If you own a house, you may be wondering how much home insurance you really need. After all, the more coverage you have, the higher the premiums, and you probably want to avoid paying more than necessary. Yet, if you don’t have enough cover, could you afford to rebuild your home and replace your belongings in the event of a claim?
The good news is that you can adjust your home insurance policy to make sure you have the right type and amount of coverage.
Key points to remember
- Home insurance covers loss and damage to your home and property and protects your possessions against liability claims.
- Standard policies don’t cover everything, so you may need additional coverage to protect against risks such as floods and other natural disasters.
- Your insurance agent can help you determine the type and amount of coverage you need.
What is home insurance?
A home is probably the biggest purchase you will ever make, so it makes sense that you want to protect that investment. One way to do this is to stay on top of the inevitable repairs and maintenance that keep your home in good shape. Another way is to buy a good home insurance policy.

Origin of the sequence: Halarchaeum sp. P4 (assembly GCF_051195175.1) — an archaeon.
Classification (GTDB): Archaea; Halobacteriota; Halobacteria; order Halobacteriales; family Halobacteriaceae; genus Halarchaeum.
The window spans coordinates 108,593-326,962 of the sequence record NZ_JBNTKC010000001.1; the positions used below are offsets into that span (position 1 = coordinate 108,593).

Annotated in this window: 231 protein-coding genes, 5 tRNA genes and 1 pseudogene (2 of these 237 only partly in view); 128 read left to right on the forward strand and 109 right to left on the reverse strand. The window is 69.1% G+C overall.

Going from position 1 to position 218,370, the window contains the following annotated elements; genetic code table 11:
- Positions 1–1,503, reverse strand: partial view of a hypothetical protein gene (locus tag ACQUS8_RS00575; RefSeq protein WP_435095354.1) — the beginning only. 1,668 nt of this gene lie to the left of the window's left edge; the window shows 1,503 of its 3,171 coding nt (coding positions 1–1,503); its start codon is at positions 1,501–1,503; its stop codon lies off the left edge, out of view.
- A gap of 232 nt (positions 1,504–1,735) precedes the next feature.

Home insurance is a type of property insurance that protects your home and other valuables. A standard policy covers damage and loss to your home and personal belongings. It also protects your assets against liability claims, such as personal injury and pet-related incidents.
Home insurance coverage
Each insurance policy covers certain “perils”, ie the mishaps against which you are protected. According to the Insurance Information Institute, some of the most common risks covered by standard home insurance policies include:
- Damage caused by aircraft, car or vehicle
- falling objects
- fire and smoke
- Riots or civil unrest
- Vandalism and Malicious Mischief
- Volcanic eruptions
- Water damage (from inside the house only)
- Weight of ice, snow and sleet
- Storms and hail
The percentage of homeowners who mistakenly believe flood damage is covered by their standard policy, according to Princeton Survey Research Associates International.
Although standard policies cover many different risks, they don’t cover everythingincluding: